Wednesday, January 25, 2012

The International Culinary Center presents a Pop-Up Restaurant Challenge!

By Alexa Magarian

Students at the International Culinary Center have an exclusive opportunity to design a menu and potentially have it featured in their own pop-up restaurant at L’Ecole.

The objective is to create and execute an original restaurant concept. Students participating in the contest will compete in groups. Each group will create a four-course menu which can reflect any cuisine. If they pass this first round, they then have to create a tasting from their menu and present it to a panel of judges. One team will be selected to open a pop-up restaurant where their original menu will be served for two consecutive Sundays, February 12 and 19.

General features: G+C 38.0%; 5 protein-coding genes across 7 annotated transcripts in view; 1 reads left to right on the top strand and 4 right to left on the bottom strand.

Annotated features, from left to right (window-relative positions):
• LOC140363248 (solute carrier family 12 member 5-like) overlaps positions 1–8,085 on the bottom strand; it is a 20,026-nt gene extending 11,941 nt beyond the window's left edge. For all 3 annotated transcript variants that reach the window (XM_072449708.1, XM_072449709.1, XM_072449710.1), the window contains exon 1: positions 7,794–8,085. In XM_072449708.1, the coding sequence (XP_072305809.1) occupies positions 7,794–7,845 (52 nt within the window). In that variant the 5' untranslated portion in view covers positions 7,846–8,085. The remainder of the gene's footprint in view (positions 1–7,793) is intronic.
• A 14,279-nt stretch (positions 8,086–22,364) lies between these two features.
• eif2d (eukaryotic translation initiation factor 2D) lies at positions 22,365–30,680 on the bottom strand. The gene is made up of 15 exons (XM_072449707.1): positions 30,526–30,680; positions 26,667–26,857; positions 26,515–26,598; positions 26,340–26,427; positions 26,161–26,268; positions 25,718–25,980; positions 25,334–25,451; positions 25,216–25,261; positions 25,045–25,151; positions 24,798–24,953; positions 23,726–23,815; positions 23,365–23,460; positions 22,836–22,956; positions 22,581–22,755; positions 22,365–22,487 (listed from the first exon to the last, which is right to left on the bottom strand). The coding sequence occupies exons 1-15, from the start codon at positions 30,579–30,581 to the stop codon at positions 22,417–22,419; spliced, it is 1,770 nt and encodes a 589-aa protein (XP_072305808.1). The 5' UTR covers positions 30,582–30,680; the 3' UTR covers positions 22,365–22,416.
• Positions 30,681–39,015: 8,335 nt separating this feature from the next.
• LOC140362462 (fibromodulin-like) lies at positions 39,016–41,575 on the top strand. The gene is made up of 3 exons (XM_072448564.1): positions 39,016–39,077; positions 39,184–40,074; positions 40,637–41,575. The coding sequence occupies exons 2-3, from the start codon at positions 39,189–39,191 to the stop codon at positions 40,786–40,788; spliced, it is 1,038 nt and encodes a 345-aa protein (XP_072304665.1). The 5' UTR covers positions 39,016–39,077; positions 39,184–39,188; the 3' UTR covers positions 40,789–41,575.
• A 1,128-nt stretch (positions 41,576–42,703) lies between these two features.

How exciting would it be to see a menu come to life that you designed? One lucky group will get the chance to transform L’Ecole into their very own restaurant.

Check back soon to see who makes it to the final round, what the judges say, and which menu gets a spot at L’Ecole!

Alexa Magarian is a student in the Classic Pastry Arts program. Originally from Boston, she hopes to combine her background in public relations and writing with her love for cooking and baking. Her greatest joy in life is spending time with her family around the kitchen table, eating dinner together. When she is not tempering chocolate and creating desserts in class, she enjoys traveling for inspiration, and meeting people who are just as passionate about food as she is.

Friday, January 20, 2012

A Demo with Chef Francois Kwaku-Dongo

By Jonathan Espitia

“Passion is what gets us into the kitchen, desire is what keeps us there” is what Chef Francois Kwaku-Dongo said as he sweated his aromatics for a sauce to go with his short ribs. This past Wednesday we had the honor of having Chef Francois, executive chef of The Wharf restaurant at the Madison Beach Hotel in Madison, Connecticut; join us for a demonstration on combining sweet and savory flavors in dishes.